TRALAC - Trade Law Centre

Textile sector makes risky stretch to fill AGOA orders

Wednesday, 05 December 2001

Source: Business Report

Cape Town - The Western Cape textile industry is bursting at the seams in its efforts to take advantage of US export opportunities provided by the Africa Growth and Opportunity Act (Agoa) but that growth spurt needs to be carefully managed.

The rapid growth in exports to the US had jerked the local textiles industry from the doldrums of dwindling local demand, with about half of production sent offshore, said Wendy Wilson, textiles and footwear senior manager for credit insurer Credit Guarantee

"But now we have to manage this boost," she said. "Manufacturers have to quickly get to grips with costly machine upgrades, demanding new specifications, heightened expectations

from workers and vastly larger raw material orders.

"These expenses have to be weighed carefully against the tight margins American buyers have negotiated. In fact, there still seems significant uncertainty about the extent to which these margins will filter down to the bottom line."

Helena Claassens, economist for the SA Textile Federation, said local exports of textiles and clothing to the US were expected to reach R1,3 billion this year from R1 billion in 2000, but 80 percent of that amount comprised garments.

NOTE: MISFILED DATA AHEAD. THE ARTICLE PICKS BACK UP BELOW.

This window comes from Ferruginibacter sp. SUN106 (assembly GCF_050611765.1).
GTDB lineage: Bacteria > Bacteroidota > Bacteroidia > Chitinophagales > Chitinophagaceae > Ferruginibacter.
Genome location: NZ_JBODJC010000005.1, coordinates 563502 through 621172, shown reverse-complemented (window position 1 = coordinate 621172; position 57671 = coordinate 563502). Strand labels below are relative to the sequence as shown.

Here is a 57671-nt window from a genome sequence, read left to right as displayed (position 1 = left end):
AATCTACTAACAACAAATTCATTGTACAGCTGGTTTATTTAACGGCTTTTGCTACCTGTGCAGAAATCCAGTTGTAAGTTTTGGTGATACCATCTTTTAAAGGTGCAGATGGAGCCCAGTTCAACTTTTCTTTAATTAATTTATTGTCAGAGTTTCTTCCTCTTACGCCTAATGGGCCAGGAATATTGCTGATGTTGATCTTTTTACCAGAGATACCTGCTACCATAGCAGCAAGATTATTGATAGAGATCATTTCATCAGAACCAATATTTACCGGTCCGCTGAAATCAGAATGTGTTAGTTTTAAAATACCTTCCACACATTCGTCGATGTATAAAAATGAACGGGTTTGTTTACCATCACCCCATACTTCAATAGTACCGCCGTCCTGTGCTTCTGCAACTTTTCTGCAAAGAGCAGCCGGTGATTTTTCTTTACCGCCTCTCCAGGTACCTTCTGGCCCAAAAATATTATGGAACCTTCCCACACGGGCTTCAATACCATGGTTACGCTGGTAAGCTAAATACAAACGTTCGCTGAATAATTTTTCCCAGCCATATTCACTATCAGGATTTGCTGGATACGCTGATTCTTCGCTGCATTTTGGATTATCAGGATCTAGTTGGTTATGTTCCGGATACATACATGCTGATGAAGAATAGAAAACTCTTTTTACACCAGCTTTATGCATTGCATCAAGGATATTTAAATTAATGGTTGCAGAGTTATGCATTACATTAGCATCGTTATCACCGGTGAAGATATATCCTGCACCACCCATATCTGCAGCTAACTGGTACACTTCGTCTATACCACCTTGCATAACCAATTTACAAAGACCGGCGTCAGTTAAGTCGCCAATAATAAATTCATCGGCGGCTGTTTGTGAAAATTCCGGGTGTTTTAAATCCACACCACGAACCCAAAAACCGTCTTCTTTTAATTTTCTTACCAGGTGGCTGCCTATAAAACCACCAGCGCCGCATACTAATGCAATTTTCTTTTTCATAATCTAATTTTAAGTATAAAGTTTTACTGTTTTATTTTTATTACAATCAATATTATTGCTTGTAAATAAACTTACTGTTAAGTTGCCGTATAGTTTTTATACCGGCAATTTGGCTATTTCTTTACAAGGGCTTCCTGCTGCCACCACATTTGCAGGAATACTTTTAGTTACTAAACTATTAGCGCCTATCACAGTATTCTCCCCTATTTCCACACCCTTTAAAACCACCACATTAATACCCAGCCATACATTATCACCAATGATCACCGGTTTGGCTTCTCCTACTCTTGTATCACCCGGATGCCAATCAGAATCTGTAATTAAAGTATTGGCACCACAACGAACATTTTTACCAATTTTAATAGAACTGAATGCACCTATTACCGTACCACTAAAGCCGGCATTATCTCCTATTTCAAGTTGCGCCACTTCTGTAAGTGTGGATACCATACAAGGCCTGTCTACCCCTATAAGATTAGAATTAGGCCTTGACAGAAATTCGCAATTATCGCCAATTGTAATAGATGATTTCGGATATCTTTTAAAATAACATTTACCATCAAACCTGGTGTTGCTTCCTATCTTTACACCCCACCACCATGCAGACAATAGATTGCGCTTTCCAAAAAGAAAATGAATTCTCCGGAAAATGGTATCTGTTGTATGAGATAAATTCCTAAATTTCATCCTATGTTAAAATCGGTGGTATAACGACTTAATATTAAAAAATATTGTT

"The benefits of Agoa still have to flow down the production pipeline from the clothing manufacturers to the yarn producers and eventually to fibre producers," Claassens said.

"In addition, most sub-Saharan countries except South Africa and Mauritius received a special arrangement to use third-country fabrics, such as from the Far East, for the first four years of the eight-year term."

Cape of Good Hope Bank and Wesgro both echoed the warning against overextending capacity for Agoa. They said in Business Prospects for the Western Cape, their annual publication, that recent economic events would place a damper on expectations about the future absorption of imports to the US.

Wilson said: "Some mills have recommissioned machines that have been mothballed for years. Virtually all plants are now running 24-hour shifts, seven days a week."